There is no dispute about the most accomplished global smartphone ecosystem. Recent market research shows that Google Android accounted for 80 percent of all smartphones shipped worldwide in Q2 2013.
The next largest ecosystem, Apple’s iOS, reached its lowest share in three years -- with 13.6 percent of smartphones shipped in Q2, according to the latest market study by ABI Research.
The slow race for a distant third place between Windows Phone (3.5 percent) and BlackBerry 10 (1.2 percent) is driven by the efforts of beleaguered companies -- Nokia and BlackBerry.
"When you consider that even the Apple iOS ecosystem has lost share for three consecutive quarters, it is hard to envision a third ecosystem reaching critical mass, especially when its supporting OEMs are in dire straits," said Michael Morgan, senior analyst at ABI Research.
Driven by billions of dollars in marketing and research, Nokia has pushed Windows Phone shipments from 6.5 percent shipment share in Q2 2012 to a reduced 6.1 percent share in Q2 2013.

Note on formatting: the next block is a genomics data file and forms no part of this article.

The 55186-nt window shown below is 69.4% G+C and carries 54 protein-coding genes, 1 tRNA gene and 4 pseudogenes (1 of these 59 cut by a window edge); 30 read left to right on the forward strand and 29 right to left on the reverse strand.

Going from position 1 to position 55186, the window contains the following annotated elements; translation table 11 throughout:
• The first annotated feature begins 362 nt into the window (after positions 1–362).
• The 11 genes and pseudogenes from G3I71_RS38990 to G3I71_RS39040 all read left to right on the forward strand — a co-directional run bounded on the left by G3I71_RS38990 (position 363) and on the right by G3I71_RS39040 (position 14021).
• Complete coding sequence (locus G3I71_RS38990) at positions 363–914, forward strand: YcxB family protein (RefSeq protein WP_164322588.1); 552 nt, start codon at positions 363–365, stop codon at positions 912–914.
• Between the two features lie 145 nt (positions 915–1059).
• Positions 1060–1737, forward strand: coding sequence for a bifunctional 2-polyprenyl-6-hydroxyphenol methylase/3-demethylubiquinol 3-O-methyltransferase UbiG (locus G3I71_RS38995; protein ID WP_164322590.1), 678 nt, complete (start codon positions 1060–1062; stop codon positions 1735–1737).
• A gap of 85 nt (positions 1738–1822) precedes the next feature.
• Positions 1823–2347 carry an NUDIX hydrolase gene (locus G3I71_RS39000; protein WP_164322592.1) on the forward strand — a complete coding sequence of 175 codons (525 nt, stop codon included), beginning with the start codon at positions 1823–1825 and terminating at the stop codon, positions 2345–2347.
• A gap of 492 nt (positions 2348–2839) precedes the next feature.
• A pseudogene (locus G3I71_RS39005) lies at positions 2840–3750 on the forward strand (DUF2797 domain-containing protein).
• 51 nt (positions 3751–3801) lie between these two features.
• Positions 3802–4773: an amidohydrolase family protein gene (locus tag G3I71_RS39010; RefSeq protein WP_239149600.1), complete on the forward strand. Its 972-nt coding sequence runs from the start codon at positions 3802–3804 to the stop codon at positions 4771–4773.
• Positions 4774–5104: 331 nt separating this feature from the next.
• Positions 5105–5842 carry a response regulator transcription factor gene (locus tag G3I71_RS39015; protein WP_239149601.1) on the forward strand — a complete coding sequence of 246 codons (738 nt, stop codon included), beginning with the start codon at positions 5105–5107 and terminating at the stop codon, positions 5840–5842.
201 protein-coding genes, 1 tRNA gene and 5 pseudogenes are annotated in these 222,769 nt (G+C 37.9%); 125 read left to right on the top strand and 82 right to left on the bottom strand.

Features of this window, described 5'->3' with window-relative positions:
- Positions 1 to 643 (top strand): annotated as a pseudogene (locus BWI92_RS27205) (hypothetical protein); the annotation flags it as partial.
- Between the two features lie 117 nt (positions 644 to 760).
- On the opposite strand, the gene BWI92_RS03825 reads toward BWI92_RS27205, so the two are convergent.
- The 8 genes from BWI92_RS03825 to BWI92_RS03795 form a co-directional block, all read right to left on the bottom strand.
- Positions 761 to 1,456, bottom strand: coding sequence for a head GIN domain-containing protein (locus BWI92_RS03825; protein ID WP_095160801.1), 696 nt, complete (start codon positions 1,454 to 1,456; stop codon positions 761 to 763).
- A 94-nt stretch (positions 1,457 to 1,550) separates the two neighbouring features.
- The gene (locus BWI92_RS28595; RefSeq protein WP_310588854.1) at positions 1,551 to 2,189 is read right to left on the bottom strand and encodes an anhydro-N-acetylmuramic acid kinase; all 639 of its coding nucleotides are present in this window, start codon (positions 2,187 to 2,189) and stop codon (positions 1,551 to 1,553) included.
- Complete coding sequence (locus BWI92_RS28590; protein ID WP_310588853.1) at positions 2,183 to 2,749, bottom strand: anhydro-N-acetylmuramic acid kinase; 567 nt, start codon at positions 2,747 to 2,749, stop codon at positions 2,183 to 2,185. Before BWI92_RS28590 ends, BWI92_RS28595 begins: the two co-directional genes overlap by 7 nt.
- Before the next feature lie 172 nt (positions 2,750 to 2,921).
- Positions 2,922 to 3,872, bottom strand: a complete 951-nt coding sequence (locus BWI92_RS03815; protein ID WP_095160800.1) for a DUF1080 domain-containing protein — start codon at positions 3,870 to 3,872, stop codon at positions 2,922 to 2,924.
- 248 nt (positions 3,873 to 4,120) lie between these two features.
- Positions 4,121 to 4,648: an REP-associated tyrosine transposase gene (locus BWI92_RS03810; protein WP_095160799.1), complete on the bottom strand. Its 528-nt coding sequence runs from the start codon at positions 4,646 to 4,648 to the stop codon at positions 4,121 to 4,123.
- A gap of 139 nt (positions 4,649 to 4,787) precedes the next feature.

Despite the 77 percent growth in Windows Phone shipments, it is clear that Nokia’s herculean efforts to make Windows Phone the third largest ecosystem in Q2 2013 may turn out to be a lost cause.
The same could be said for BlackBerry’s efforts, as the company considers its strategic alternatives.
The race for a leading smartphone ecosystem requires more than just a good idea; it requires support from mobile network operators, an independent content ecosystem and device OEMs, coupled with a clear market opportunity.
While some new entrants such as Firefox OS, and soon Tizen, are bringing interesting ideas to push mobile computing forward, they face a difficult and expensive road ahead. It's unlikely they will be a threat to Android's market dominance.
"It is evident that the mobile computing market is beginning to mirror the PC computing environment in that Android’s dominant OS share is driving a virtuous cycle that is squeezing the opportunity for competitors to achieve a critical mass of devices," adds ABI senior practice director, Nick Spencer.